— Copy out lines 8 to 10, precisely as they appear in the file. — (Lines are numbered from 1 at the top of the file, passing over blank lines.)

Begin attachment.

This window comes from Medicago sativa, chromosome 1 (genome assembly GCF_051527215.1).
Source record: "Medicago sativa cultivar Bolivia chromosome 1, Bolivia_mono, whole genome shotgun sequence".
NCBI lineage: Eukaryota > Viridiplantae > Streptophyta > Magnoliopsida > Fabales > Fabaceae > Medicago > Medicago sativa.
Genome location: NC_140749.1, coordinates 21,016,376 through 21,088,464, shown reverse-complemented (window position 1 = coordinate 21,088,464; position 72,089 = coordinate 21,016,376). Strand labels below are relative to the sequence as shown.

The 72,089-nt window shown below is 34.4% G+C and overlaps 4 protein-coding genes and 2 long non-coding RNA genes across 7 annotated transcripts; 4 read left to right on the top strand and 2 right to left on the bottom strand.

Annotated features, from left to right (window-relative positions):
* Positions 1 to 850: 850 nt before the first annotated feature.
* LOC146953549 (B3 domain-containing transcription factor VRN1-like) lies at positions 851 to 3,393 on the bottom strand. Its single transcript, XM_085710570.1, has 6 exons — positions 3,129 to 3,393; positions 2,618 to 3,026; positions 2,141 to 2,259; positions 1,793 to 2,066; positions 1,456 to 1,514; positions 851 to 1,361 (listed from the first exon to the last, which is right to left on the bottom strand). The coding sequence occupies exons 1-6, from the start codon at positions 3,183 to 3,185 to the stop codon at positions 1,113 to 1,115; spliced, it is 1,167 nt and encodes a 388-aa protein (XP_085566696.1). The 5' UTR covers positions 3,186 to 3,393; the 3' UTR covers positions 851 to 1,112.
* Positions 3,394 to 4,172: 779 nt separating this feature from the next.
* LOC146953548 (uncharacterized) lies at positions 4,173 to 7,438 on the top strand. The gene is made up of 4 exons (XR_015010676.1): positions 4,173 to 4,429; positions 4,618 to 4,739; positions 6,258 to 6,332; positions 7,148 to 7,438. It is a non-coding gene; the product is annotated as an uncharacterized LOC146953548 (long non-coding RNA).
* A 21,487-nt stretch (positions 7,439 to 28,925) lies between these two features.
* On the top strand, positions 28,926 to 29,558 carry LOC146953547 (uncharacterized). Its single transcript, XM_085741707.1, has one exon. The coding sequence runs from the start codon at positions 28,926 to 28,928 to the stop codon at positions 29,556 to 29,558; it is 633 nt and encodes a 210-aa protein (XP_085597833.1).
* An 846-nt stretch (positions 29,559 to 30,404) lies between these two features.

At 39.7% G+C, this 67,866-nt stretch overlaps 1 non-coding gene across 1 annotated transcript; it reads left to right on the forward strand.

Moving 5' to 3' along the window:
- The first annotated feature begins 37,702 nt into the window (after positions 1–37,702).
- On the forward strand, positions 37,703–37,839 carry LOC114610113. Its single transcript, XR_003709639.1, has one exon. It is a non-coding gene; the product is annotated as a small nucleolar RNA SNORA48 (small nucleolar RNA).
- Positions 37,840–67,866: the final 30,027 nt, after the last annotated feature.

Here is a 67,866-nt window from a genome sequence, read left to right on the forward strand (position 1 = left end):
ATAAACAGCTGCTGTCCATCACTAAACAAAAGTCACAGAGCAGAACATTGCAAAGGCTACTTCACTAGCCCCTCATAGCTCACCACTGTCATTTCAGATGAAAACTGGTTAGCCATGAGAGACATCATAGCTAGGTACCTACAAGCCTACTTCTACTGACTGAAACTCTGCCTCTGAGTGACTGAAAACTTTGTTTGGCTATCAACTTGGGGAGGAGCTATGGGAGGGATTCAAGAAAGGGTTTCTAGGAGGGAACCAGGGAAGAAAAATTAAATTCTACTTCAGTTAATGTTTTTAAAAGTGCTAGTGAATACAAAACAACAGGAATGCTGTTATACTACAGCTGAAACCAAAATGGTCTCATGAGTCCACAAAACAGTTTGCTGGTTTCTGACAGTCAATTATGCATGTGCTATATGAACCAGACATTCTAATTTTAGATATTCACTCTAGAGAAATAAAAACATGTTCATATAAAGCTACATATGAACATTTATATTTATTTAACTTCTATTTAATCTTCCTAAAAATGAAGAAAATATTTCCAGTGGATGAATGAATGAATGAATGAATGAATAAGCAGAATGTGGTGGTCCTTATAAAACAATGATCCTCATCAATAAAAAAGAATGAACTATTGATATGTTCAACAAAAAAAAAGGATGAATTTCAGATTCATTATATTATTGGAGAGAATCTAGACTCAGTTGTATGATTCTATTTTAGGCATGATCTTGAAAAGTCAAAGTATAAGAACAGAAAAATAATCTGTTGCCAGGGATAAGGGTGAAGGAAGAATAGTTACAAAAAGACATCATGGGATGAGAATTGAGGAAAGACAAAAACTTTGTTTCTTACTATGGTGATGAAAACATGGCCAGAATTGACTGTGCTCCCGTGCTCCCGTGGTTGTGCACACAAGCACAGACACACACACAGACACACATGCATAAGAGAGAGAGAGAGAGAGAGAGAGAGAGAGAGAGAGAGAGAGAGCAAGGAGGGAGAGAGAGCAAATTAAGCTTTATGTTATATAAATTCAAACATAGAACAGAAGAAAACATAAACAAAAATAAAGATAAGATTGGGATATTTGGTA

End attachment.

* LOC146953549 (B3 domain-containing transcription factor VRN1-like) lies at positions 851 to 3,393 on the bottom strand. Its single transcript, XM_085710570.1, has 6 exons — positions 3,129 to 3,393; positions 2,618 to 3,026; positions 2,141 to 2,259; positions 1,793 to 2,066; positions 1,456 to 1,514; positions 851 to 1,361 (listed from the first exon to the last, which is right to left on the bottom strand). The coding sequence occupies exons 1-6, from the start codon at positions 3,183 to 3,185 to the stop codon at positions 1,113 to 1,115; spliced, it is 1,167 nt and encodes a 388-aa protein (XP_085566696.1). The 5' UTR covers positions 3,186 to 3,393; the 3' UTR covers positions 851 to 1,112.
* Positions 3,394 to 4,172: 779 nt separating this feature from the next.
* LOC146953548 (uncharacterized) lies at positions 4,173 to 7,438 on the top strand. The gene is made up of 4 exons (XR_015010676.1): positions 4,173 to 4,429; positions 4,618 to 4,739; positions 6,258 to 6,332; positions 7,148 to 7,438. It is a non-coding gene; the product is annotated as an uncharacterized LOC146953548 (long non-coding RNA).